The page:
Coronavirus

South African Settlements Named ‘Covid-19’ and ‘Sanitiser’

A community in a newly formed informal settlement near the South African city of Cape Town has given the pandemic a new twist and named their area Covid-19.

Covid-19: Senegal Reopens Schools With Strict Guidelines

Senegal has allowed students sitting for national exams back to school but under strict guidelines that include hand-washing, keeping social distance, temperature checks and wearing face masks. It’s taken weeks of preparation for schools to reopen, including cleaning and disinfecting...

27 Countries in Sub-Saharan Africa Have So Far Received $10B in Assistance from the IMF to Respond To COVID-19

The International Monetary Fund (IMF) has disbursed US$10 billion to 27 countries in Sub-Saharan Africa to respond to the COVID-19 pandemic, spokesman Gerry Rice said at a press briefing in Washington DC on Thursday. That unprecedented amount is 10 times...

Ghana Eases Restrictions as Cases Surge, Lifts Ban on Religious Gatherings

Ghana’s President Nana Akufo-Addo has announced measures to ease restrictions on public gatherings in the country. Under the new directives, church services and Muslim prayers can take place with 100 congregants at a time and for only one hour. Social distancing...

Africa Union Plans to Raise 1 Million USD for COVID-19 Response Fund on Africa Day

The African Union (AU) said it is to raise one million U.S. dollars on Monday for its COVID-19 response fund, as the 55-member pan-African bloc marks the Africa Day. The African Union has created an African Union COVID-19 Response...

Coronavirus: South Sudan’s Vice-president, Wife Tests Positive

South Sudan's Vice-President Riek Machar has tested positive for coronavirus. His wife, Defence Minister Angelina Teny, some bodyguards and other staff have also tested positive for the virus. Mr Machar was tested on 13 May after one of the members of...

Nigerian Pastor’s TV Station Sanctioned in UK for Linking Coronavirus to 5G

A Christian television channel founded by a Lagos-based veteran pastor has been sanctioned by Ofcom, the broadcasting authority in London for airing “potentially harmful statements” about the Covid-19 pandemic, including a baseless conspiracy that the virus is linked to...

Madagascar Records First Coronavirus Death

Madagascar has recorded its first coronavirus death, according to an official announcement made on television. The 57-year-old hospital worker, who died on Saturday, was suffering from diabetes and high blood pressure, Reuters news agency reports quoting the statement. The Indian ocean...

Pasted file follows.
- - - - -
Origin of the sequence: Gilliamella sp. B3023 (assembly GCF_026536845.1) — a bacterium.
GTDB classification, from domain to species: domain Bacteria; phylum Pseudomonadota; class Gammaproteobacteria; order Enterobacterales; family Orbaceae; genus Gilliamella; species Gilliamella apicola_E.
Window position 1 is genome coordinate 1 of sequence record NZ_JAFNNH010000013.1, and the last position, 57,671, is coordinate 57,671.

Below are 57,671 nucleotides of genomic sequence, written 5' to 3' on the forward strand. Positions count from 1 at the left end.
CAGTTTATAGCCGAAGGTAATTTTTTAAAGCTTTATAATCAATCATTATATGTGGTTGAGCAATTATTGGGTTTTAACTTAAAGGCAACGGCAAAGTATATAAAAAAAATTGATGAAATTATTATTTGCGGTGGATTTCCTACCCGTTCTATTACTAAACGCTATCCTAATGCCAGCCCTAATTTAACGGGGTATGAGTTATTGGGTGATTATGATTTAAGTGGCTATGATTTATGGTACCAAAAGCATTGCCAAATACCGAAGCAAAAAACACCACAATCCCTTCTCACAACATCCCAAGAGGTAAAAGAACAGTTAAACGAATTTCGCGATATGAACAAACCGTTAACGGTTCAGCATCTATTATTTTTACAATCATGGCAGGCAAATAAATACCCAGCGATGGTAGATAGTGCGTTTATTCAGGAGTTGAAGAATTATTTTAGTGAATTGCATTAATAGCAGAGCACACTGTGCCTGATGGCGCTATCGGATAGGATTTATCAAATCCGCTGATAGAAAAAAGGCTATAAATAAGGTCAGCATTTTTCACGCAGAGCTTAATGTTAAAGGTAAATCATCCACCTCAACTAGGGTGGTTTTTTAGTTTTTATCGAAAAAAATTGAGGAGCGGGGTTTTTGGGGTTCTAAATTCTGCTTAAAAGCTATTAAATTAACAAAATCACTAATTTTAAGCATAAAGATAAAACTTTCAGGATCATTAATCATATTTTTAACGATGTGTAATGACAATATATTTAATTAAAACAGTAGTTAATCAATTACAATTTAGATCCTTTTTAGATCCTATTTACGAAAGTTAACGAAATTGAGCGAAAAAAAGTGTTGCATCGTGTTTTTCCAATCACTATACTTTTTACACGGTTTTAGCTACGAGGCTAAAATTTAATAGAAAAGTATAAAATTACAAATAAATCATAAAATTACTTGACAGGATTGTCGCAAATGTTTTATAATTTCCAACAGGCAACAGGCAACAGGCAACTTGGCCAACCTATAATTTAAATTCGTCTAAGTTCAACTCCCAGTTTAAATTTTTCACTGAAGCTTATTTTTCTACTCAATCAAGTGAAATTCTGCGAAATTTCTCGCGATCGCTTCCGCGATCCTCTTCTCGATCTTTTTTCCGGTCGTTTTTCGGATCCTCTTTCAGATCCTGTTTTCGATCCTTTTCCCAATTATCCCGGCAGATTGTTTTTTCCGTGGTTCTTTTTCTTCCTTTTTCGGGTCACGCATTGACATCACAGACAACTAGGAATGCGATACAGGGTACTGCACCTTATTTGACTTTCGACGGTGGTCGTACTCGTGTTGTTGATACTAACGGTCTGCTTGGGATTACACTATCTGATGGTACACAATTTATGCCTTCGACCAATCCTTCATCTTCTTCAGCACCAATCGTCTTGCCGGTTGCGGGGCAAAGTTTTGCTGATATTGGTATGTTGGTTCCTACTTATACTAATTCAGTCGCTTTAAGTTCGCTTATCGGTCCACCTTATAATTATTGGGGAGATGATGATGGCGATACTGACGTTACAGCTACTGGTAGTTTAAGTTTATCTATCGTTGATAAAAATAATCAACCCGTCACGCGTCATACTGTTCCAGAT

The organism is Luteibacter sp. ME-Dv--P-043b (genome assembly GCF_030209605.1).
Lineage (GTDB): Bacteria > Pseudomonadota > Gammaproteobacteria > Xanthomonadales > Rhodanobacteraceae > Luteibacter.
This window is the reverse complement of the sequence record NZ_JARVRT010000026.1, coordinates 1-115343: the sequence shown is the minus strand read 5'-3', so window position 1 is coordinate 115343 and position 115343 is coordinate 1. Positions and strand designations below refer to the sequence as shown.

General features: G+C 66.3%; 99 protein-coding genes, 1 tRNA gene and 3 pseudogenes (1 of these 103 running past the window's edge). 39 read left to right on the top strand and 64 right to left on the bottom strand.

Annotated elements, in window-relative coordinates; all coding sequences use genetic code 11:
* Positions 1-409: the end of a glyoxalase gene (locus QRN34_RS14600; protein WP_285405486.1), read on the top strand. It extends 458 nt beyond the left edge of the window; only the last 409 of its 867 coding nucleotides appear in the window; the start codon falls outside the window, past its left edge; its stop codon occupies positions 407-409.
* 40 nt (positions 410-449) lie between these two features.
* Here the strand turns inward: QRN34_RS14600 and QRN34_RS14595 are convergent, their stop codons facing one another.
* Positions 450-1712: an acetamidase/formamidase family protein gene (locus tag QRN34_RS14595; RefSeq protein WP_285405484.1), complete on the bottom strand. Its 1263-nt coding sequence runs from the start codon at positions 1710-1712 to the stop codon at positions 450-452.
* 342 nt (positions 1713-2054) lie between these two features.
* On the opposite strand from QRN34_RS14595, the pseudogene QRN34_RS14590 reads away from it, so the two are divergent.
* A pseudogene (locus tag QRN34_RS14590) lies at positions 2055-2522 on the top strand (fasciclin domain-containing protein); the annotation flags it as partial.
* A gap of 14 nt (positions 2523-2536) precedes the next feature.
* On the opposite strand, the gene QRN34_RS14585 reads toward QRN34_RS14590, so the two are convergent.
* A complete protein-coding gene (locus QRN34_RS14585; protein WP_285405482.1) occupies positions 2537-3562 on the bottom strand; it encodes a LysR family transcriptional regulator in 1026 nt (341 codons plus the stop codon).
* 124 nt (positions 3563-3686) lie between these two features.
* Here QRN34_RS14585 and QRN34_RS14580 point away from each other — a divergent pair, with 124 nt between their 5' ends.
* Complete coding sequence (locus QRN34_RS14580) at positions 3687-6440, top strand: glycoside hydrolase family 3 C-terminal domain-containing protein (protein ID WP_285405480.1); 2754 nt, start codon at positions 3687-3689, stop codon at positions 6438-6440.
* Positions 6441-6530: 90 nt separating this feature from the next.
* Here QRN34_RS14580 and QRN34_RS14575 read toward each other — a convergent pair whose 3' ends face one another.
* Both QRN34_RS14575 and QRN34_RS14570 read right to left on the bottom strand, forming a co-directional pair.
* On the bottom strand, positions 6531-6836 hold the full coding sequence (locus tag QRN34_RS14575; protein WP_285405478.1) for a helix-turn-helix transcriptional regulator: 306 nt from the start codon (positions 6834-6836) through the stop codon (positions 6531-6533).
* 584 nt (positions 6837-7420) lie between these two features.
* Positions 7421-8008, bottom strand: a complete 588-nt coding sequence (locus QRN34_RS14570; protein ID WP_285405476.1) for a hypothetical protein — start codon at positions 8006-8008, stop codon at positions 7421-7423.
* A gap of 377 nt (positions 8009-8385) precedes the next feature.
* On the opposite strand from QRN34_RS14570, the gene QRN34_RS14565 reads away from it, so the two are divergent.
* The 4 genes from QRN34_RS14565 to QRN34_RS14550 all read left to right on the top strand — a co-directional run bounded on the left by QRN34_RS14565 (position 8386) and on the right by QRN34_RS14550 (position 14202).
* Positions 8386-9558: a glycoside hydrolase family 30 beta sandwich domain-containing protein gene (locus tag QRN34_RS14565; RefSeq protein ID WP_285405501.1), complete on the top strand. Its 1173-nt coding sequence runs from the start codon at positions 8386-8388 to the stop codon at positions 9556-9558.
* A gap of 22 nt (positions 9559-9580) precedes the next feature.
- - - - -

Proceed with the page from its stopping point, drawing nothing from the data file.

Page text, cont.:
Covid-19: UNICEF Predicts Over 900 Children May Die Daily in Nigeria

The United Nations Children’s Fund (UNICEF) has said that 950 children in Nigeria could die daily from preventable causes over the next six months as the coronavirus pandemic threatens to weaken the health system. UNICEF added that Nigeria could record...

African Billionaires and Their Contributions to the Fight Against Coronavirus

As the coronavirus continues to spread across cities all over Africa, the severity of the pandemic and its devastating effect on the limited resources available in most African countries have prompted some of the continent's billionaires to step up...

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Cameroon’s Italia 90 World Cup Team to Get Houses Promised To Them 30 Years Ago

Cameroon's famous side that reached the quarter-finals of the 1990 World Cup in Italy before being defeated 3–2 by...

Misery Index: South Africa Has The Third Most ‘Miserable Economy’ In The World

South Africa has been ranked as the world's most miserable economy after Venezuela and Argentina. Bloomberg's Misery Index, which ranks major economies by inflation and...

Fighting Slavery With Suicide: The Fascinating Story of Africa’s Kru People

The Kru or Kroo are a West African ethnic group who are indigenous to eastern Liberia. During the Slave trade era, they were also infamous amongst early European slave raiders as being especially averse to capture

The Mbuti People Of Congo And Their Sister Exchange Form Of Marriage

In the Mbuti tribe, marriage is by sister exchange: Based on reciprocal exchange, men from other bands exchange sisters or other females in his...

Slavery Abolition Act 1833: Slavery Was Abolished Throughout The British Empire On This Day

The Slavery Abolition Act of 1833 that abolished slavery in most British colonies, freeing more than 800,000 enslaved Africans in the Caribbean and South Africa and making the purchase or ownership of slaves illegal